I have a friend who is one of the best banjo players alive today. Part of the reason is he practices five or six hours per day, and has done so since he was in the fifth grade. If you ask him, his only regret is that he does not have more time to practice, because you only get better the more you practice.
You don't get to be an elite musician by not being committed to your craft. That is pretty much how it is regardless of the undertaking. To be the best, you have to work at it a lot.
People rightfully admire his ability, but few realize the level of work it takes.
Anyone can play a banjo, guitar, or any other instrument, but only those that pay their dues of endless practice can be the best.
“You can be as good as you want to be,” my friend said recently. “Just depends on how much you want to work.”
But what if he played baseball instead? What if he worked on his curve ball five hours a day, every day the entire year? What if he went to pitching clinics and played on travel clubs in the off season? What if his parents paid for a private coach to refine nuances in his windup?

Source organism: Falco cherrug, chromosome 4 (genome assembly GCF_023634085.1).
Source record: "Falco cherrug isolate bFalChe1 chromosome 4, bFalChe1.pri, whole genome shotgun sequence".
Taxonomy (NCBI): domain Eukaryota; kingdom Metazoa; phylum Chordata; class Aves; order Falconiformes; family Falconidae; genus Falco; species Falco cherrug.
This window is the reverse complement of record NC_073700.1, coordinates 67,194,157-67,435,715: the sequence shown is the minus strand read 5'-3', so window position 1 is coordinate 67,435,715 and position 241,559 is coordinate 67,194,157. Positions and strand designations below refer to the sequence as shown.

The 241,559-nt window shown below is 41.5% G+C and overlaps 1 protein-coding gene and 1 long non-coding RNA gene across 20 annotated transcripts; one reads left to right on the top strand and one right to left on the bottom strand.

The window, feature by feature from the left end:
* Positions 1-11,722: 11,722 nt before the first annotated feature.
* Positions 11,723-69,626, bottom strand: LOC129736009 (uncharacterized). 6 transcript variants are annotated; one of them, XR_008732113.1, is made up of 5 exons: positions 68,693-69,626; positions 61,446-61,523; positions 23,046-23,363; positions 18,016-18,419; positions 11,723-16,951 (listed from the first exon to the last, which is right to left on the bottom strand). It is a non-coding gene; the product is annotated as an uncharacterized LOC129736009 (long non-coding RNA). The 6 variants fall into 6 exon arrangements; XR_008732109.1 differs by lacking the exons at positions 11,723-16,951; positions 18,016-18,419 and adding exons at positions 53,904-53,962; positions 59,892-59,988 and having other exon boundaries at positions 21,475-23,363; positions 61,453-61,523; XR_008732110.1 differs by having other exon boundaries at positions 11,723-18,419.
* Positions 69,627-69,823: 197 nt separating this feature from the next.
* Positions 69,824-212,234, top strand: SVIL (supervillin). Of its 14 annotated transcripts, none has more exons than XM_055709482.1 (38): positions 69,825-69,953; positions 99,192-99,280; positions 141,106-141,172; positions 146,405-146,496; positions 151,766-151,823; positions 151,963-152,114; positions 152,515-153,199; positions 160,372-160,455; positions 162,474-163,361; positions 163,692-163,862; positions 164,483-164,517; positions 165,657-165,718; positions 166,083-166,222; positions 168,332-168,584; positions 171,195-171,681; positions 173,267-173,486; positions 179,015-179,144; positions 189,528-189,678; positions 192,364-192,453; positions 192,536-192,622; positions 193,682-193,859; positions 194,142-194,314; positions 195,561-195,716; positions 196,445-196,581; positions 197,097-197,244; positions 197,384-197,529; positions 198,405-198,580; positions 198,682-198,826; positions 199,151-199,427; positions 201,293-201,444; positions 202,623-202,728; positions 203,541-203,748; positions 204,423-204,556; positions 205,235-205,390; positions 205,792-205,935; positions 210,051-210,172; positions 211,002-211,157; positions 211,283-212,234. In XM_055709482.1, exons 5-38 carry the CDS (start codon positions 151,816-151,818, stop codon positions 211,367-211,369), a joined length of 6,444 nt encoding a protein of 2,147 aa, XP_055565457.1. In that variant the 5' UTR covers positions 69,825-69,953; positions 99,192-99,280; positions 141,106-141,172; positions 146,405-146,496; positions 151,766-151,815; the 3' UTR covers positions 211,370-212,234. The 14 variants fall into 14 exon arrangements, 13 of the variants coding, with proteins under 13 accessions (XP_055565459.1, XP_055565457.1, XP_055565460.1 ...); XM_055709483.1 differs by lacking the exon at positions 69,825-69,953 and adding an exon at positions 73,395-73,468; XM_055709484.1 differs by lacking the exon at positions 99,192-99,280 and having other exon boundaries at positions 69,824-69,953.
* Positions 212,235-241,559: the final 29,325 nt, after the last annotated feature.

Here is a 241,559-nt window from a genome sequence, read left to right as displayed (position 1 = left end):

Would you say the parents are too obsessed with sports?
Are they more obsessed than parents who pay for private lessons for musicians?
Why is being a great banjo player more noble than being a great baseball player?
I would submit both are artists in their own right, and both their achievements should be celebrated.
For most people, being a banjo player or a baseball player is a hobby. Working at it for a few months a year, and playing a season for a few months, is plenty. They are able to enjoy the hobby and that is a noble endeavor.
To go beyond that level takes more than a couple of months a year. It takes more than a casual approach. To be the best at anything, you do have to make some choices, and that may mean year-round work toward your goal.